"New Mexico's Buffalo Soldiers" - Monroe Lee Billington and "African American History in New Mexico" - Bruce A. Glasrud
February is Black History Month, and for those local readers who are interested in regional history as well as African American History, the library offers a couple of very interesting titles connected to the role of African Americans in western territories and the state of New Mexico. “New Mexico’s Buffalo Soldiers: 1866-1900” by Monroe Lee Billington provides the historical context for African American soldiers who, post-Civil War, served in the New Mexico Territory. Billington’s introduction points out that “between the years 1866 and 1900 from 3,300 to 3,800 black infantrymen and cavalrymen in the U.S. Army served at one time or another at eleven of the sixteen military installations in New Mexico Territory.” Billington’s book offers a look at the particular experience of the African American soldiers in an area fraught with bias against the military as well as race, and explores both the everyday soldiers’ lives. The narrative provides a history of the development of New Mexico, but also highlights strongly the multiple racial tensions at work in this difficult time after the Civil War. Though this is the only book in the collection that uniquely focuses on New Mexico and the Buffalo Soldiers’ experience, there is also a title in the genealogy section (available to be read at the library) that gives a more wide-ranging and complete sense of the African American experience in the region.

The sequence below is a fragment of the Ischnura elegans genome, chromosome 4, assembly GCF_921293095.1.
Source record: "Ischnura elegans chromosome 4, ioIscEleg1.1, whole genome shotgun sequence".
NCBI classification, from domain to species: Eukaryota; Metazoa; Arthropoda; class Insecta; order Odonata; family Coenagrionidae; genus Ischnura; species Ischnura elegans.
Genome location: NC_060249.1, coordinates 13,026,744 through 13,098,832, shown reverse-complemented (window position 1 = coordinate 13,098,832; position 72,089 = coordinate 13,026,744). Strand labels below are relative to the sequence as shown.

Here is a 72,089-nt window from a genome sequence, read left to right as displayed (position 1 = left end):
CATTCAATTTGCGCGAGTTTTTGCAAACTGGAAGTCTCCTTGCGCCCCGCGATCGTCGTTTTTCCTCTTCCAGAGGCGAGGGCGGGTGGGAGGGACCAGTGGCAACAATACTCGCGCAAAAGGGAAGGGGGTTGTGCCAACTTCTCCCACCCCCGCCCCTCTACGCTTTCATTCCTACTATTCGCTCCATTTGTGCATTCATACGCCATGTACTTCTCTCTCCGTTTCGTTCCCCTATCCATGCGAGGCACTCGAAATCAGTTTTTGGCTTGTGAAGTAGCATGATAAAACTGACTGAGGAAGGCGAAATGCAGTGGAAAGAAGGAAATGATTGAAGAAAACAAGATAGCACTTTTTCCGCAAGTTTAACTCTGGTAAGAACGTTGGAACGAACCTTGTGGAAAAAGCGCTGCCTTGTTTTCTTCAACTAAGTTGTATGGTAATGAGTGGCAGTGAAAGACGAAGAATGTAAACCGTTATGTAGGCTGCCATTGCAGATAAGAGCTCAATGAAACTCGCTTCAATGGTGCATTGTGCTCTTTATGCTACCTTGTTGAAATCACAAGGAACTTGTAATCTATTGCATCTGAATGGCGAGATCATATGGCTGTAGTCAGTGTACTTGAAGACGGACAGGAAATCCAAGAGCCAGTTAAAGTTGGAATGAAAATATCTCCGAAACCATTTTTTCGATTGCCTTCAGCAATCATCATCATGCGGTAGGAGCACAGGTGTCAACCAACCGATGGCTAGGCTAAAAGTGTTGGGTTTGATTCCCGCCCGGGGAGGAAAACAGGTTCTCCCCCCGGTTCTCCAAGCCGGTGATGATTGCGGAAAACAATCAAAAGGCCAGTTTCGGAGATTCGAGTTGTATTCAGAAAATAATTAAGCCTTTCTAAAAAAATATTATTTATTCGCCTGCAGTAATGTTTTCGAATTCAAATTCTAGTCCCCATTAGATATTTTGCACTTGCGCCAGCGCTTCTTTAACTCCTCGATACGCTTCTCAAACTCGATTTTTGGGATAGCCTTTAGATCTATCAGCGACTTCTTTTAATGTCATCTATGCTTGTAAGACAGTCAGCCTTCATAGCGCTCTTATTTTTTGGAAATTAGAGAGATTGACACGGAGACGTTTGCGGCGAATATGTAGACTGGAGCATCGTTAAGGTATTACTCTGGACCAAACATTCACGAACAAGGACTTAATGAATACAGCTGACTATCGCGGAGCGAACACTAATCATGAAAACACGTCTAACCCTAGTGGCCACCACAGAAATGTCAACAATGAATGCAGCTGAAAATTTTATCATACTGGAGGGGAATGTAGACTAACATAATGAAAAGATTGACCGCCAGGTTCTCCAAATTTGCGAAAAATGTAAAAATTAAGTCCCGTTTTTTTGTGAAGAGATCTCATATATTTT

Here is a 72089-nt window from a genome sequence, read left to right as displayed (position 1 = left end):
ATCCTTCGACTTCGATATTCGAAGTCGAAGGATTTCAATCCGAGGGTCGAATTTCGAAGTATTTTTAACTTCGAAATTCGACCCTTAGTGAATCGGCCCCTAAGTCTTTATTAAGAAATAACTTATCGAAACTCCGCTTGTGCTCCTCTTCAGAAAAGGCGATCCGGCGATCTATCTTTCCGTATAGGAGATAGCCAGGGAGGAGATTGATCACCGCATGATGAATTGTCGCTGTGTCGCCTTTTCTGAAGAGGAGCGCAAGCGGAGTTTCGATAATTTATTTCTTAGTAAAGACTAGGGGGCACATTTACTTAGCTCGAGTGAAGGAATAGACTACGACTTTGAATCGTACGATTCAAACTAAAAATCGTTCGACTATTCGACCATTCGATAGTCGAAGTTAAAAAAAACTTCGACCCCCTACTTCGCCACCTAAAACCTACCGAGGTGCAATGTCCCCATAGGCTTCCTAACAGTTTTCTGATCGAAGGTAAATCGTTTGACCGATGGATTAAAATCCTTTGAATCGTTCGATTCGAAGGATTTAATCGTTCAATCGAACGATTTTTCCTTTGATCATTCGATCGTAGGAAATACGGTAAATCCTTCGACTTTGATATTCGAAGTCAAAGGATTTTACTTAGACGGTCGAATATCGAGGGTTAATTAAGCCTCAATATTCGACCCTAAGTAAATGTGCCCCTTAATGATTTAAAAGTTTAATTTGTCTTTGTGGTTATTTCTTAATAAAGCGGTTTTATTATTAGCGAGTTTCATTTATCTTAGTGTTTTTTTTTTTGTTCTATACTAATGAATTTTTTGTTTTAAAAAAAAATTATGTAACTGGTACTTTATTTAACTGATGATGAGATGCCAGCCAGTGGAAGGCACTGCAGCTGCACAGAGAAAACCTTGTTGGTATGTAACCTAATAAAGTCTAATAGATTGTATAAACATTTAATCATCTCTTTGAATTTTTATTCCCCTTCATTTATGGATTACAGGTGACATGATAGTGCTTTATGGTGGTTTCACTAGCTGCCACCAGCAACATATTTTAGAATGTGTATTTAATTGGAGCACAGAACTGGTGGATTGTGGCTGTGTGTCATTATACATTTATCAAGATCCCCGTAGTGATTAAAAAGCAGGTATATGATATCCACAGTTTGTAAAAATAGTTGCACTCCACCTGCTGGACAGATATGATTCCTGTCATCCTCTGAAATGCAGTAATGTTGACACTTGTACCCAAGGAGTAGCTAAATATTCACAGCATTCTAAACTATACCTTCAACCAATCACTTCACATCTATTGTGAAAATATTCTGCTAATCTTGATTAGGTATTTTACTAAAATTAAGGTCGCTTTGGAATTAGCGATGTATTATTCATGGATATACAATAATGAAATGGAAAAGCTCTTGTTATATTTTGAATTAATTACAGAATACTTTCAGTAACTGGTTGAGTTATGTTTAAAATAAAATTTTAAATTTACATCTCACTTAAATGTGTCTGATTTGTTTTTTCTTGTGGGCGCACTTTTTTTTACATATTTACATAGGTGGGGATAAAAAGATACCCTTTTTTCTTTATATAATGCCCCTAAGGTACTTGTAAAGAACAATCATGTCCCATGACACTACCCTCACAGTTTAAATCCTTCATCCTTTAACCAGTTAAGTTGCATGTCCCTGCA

“African American History in New Mexico: Portraits from Five Hundred Years”, edited by Bruce A. Glasrud, is a series of essays that connects African American experience here to colonization, slavery, participation in the military, civil rights, and New Mexican politics. In this collection, there is also an essay titled "Cathay Williams: Black Woman Soldier" about a woman, Cathay Williams, a soldier who served as William Cathay and enlisted in 1866 in Missouri. The essay, written by DeAnne Blanton, tells how a very tall woman, whose future would be only a kind of labor that would not make much money, became a male soldier who could make more, who did not get discovered, who was often very sick, who served, and who was eventually discharged. The author is careful to say that no one knows why Williams was a soldier; this was prohibited and what was her intention? Who chooses a life with 47 mile treks across the plains? The complexity of a life is always absent in a story no one really wants to tell when it happens, and it seems many of the details in this soldier’s life are missing. When Cathay was discharged, she became a cook, a future that, as an African American woman who was illiterate, she would have faced before she was a soldier.
-Colette, Roswell Public Library, New Mexico